From the most basic to the most complex cases, we have successfully handled thousands of bankruptcy cases throughout California.
If you are an individual facing financial difficulty, or a business encountering insolvency problems, our firm has the experience and expertise to wipe out, discount, modify, reduce interest and payments, or reorganize your debt. If you are facing foreclosure of your property, garnishment of your wage, or levy of your account, and are in need of immediate help, we could usually stop the process by doing an emergency filing.
Which chapter to file depends on individual circumstances. People normally file Chapter 7 to wipe out unsecured debts, Chapter 13 to save their homes from foreclosure or strip off a junior mortgage (for those who qualify), or Chapter 11 to reorganize business debt.
For those who are ineligible to file bankruptcy or for moral reasons do not wish to do so, our firm will negotiate with creditors to reduce and settle your debts. Creditors we have dealt with vary from mortgage lenders, credit card companies, the hospitals, trade suppliers, student loan lenders, IRS, private lenders, plaintiffs in lawsuits, and just about all other types of creditors.
We are a debt relief agency. We help people file for bankruptcy relief under the Bankruptcy Code.
We offer a number of services depending on your financial situation. We provide Chapter 7, Chapter 11, Chapter 13, debt settlement, and other legal services to help you get back on your feet.
Simply put, if your income is below the applicable state median ($47,683 for 1 earner and up to $74,806 for family of 4, in the state of California, as of 11/1/2011), and you either have no assets or all of your assets are exempted under the state law, you may be qualified to file Chapter 7. If you have income over than the state median, then a "means test" will be applied to determine whether the chapter 7 filing is "presumptively abusive." Chapter 7, also called straight bankruptcy, which allows you to wipe out all of your dischargeable debts. The debtor may be an individual, a partnership, a corporation, or other business entity.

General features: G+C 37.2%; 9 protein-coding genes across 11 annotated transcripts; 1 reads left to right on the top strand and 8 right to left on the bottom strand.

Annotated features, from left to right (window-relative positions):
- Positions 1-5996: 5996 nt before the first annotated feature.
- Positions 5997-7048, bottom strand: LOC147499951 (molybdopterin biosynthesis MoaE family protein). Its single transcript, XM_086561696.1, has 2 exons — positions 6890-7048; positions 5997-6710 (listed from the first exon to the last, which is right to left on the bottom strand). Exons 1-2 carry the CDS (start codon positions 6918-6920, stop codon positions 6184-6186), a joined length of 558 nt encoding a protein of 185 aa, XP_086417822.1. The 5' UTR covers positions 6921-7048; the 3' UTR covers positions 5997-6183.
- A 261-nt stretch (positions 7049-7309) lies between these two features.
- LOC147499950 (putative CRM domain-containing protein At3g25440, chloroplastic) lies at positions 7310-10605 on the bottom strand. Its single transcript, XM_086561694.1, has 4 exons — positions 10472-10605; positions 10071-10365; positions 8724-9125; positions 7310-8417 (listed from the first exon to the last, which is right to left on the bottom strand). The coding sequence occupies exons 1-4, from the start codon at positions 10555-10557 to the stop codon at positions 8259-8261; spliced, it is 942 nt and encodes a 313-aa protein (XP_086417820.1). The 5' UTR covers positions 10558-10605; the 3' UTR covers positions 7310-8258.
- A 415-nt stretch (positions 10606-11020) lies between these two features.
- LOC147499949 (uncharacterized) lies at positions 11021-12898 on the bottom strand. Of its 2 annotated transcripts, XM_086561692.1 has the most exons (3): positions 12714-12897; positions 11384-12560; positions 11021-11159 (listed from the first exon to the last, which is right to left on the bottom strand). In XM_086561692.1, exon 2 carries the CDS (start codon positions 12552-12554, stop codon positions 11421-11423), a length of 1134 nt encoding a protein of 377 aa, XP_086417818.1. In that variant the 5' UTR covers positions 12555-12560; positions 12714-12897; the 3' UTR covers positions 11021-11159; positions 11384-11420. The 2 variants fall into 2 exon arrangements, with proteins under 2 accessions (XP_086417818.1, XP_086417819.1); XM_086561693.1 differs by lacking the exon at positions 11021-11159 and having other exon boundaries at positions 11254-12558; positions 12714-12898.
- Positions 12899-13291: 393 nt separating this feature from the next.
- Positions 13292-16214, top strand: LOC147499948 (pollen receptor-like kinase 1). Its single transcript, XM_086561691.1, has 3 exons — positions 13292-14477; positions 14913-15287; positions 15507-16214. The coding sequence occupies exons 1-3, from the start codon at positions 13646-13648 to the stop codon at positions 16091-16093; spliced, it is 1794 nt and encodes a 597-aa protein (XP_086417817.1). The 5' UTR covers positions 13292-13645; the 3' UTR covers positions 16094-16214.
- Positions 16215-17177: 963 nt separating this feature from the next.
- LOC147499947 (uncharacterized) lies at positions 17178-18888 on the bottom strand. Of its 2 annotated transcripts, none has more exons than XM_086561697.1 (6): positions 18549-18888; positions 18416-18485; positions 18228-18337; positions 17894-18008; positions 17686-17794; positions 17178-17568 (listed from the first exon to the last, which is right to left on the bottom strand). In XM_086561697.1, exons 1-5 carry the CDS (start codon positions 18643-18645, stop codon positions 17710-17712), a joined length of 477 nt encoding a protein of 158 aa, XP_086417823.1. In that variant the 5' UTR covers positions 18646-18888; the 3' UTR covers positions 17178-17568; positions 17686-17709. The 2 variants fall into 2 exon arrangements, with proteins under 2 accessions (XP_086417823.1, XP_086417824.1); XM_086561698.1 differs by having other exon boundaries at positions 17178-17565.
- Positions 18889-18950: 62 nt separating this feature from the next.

An individual files Chapter 11 mainly because her debt, secured or unsecured, exceeds the maximum debt allowed in a chapter 13. Business file Chapter 11 to reorganize or orderly liquidate their assets.
If your income is above median in your state, or if you have assets that are not exempted by law and have a regular income, you may be qualified to file a Chapter 13. Chapter 13 is also called wage earner's plan. It requires you to pay a fixed amount per month over 3 or 5 years. To qualify for this chapter, your secured debt must not exceed $1,010,650 and your unsecured debt must not exceed $336,900 (applicable from April 1, 2007 thru March 31, 2010, adjustable every 3 years by CPI).
Chapter 13 is frequently used to stay foreclosure proceedings. The delinquent mortgage payments (arrearage) may be cured over the life of the plan.
Sometimes, it is better to negotiate with your creditors to settle your debt. This is a good solution if you have substantial non-exempt assets, and bankruptcy is not an option for you.
Adversary and Motion Practice
If you are not a debtor, but you are sued by the bankruptcy trustee or someone else in the bankruptcy court in an adversary action, whether for preferential transfer, pre-petition set off, or fraudulent transfer, etc., our firm will provide adequate defense to your case.
If you are a debtor, and are being sued for violations of 11 USC section 523 or 727 (non-dischargeability of debt), or would like us to defend a motion to lift automatic stay, or other motions or adversary proceeding, we can help.